Public Policy Polling may say that John McCain is the least popular senator in America, but the Arizona Republican isn’t buying it.
Last week, PPP released a poll finding that just 30 percent of Arizonans approve of the job that Senator McCain is doing, while 54 percent disapprove. That makes him the least popular member of the Senate, according to PPP.
During a Monday appearance on Fox Business’ Cavuto, McCain pushed back against the numbers.
“There is a bogus poll out there,” McCain said. “I can sense the people of my state. When I travel around, which I do constantly, they like me, and I am very grateful.”
If McCain’s confidence in his ability to “sense” his true popularity reminds you of Republicans who were certain that 2012 polls were wrong, and that Mitt Romney would cruise to victory in the presidential election, you aren’t alone. Public Policy Polling director Tom Jensen responded to McCain’s attack against his poll by reminding the fifth-term senator of the dangers of poll trutherism.
“We’ve used the same methodology to measure the approval ratings of more than 85 senators in their home states, and Senator McCain has the worst approval numbers of any of them,” Jensen told Talking Points Memo. “That’s because he’s unpopular within his own party and unlike other Republican senators who have a reputation for working across party lines — the Susan Collins and Lisa Murkowskis of the world — he hasn’t earned much popularity with Democrats either.”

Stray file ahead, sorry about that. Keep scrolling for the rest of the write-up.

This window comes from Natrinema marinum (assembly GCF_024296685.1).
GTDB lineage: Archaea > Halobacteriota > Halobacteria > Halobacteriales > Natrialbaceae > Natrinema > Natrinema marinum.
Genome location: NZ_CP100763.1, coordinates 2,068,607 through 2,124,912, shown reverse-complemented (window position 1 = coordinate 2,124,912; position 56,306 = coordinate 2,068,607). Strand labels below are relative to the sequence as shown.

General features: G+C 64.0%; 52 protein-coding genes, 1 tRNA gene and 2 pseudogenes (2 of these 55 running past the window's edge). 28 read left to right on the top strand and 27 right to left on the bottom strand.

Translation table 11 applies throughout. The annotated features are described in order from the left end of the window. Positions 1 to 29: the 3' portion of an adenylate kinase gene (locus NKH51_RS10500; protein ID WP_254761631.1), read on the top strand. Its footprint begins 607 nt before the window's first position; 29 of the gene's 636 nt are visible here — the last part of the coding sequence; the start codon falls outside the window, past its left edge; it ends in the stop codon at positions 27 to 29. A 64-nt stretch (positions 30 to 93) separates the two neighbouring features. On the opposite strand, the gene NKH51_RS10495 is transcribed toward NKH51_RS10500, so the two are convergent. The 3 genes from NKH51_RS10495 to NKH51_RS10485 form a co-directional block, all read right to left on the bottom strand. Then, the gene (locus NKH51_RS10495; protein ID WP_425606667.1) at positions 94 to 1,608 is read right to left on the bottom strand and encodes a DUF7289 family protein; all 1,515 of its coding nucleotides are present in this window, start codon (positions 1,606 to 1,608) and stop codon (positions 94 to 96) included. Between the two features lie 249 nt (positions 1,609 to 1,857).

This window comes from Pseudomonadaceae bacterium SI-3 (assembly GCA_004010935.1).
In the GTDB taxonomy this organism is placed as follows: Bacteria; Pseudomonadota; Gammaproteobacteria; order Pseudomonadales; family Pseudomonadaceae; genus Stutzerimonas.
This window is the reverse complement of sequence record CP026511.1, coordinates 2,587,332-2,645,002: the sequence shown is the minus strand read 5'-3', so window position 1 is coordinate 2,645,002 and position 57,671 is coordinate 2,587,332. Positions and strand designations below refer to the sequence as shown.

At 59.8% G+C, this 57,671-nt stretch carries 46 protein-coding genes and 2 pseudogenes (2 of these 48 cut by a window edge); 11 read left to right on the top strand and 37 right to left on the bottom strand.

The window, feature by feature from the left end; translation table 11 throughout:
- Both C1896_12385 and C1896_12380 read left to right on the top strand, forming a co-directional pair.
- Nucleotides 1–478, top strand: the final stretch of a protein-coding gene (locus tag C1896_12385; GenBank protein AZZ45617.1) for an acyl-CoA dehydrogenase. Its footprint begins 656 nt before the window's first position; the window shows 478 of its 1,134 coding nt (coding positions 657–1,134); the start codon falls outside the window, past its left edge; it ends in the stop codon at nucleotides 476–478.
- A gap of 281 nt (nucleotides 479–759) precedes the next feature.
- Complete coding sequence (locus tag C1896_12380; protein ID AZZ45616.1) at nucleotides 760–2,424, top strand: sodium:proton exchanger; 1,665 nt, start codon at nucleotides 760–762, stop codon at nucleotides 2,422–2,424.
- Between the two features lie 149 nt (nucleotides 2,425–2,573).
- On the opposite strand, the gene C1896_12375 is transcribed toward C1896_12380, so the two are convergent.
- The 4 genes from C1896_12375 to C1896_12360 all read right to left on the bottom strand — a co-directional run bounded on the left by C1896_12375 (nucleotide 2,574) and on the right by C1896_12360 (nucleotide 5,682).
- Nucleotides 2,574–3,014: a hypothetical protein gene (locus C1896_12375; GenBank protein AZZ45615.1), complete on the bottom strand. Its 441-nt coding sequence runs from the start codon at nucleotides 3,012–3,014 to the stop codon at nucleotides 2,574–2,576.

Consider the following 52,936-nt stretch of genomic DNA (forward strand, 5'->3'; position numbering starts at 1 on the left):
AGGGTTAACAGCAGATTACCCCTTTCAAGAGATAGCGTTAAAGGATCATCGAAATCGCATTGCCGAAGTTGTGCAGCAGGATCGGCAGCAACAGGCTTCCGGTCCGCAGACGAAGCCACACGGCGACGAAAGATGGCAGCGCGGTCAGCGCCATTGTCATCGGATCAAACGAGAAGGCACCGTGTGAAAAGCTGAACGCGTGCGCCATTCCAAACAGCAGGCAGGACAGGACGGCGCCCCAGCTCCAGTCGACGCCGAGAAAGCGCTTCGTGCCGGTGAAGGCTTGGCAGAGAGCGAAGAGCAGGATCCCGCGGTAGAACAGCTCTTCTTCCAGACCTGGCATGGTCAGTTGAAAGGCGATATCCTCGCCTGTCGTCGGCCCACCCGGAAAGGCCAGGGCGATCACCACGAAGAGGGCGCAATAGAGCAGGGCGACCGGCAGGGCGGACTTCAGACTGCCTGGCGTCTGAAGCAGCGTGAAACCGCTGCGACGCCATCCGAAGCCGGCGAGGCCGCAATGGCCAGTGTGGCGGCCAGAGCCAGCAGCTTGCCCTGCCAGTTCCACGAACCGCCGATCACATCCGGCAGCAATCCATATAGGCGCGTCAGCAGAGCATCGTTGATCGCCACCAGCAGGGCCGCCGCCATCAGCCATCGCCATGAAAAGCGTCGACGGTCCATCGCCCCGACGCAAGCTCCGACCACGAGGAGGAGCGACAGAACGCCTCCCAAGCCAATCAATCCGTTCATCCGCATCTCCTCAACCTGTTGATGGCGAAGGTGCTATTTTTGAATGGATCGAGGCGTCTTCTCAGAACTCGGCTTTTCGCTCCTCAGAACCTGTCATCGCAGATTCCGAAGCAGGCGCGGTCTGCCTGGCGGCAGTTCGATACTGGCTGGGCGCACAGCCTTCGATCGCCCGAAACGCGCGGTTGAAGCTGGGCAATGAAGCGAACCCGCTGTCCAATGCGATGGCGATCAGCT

“I think we saw in 2012 what happens when Republicans try to just dismiss and ignore poll findings that they don’t like,” he added.
Were Jensen feeling boastful, he could also have noted that a Fordham University analysis found PPP to be the most accurate predictor of the 2012 election.
During his interview with Cavuto, McCain also took a moment to address his political future. Although he said that he is “seriously considering” running for Senate again in 2016, he reiterated that he has no interest in another presidential bid.
“I’m afraid that it is not a viable option,” he said.
McCain has shut down previous inquiries about his presidential ambitions by colorfully quoting the late Rep. Morris Udall: “The people have spoken — the bastards.”
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